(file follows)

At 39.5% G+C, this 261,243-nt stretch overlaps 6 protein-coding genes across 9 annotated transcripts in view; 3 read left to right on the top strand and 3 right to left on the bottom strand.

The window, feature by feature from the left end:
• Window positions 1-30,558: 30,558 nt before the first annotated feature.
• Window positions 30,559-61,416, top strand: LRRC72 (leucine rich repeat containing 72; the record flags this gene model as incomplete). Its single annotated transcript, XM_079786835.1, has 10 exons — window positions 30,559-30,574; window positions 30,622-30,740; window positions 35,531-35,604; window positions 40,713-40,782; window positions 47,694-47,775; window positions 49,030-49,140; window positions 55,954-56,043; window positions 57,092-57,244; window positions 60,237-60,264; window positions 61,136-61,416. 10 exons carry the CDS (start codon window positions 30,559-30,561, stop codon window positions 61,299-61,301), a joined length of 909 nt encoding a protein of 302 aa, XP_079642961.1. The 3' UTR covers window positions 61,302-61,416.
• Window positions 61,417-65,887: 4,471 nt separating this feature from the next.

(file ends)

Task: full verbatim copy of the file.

At 39.5% G+C, this 261,243-nt stretch overlaps 6 protein-coding genes across 9 annotated transcripts in view; 3 read left to right on the top strand and 3 right to left on the bottom strand.

The window, feature by feature from the left end:
• Window positions 1-30,558: 30,558 nt before the first annotated feature.
• Window positions 30,559-61,416, top strand: LRRC72 (leucine rich repeat containing 72; the record flags this gene model as incomplete). Its single annotated transcript, XM_079786835.1, has 10 exons — window positions 30,559-30,574; window positions 30,622-30,740; window positions 35,531-35,604; window positions 40,713-40,782; window positions 47,694-47,775; window positions 49,030-49,140; window positions 55,954-56,043; window positions 57,092-57,244; window positions 60,237-60,264; window positions 61,136-61,416. 10 exons carry the CDS (start codon window positions 30,559-30,561, stop codon window positions 61,299-61,301), a joined length of 909 nt encoding a protein of 302 aa, XP_079642961.1. The 3' UTR covers window positions 61,302-61,416.
• Window positions 61,417-65,887: 4,471 nt separating this feature from the next.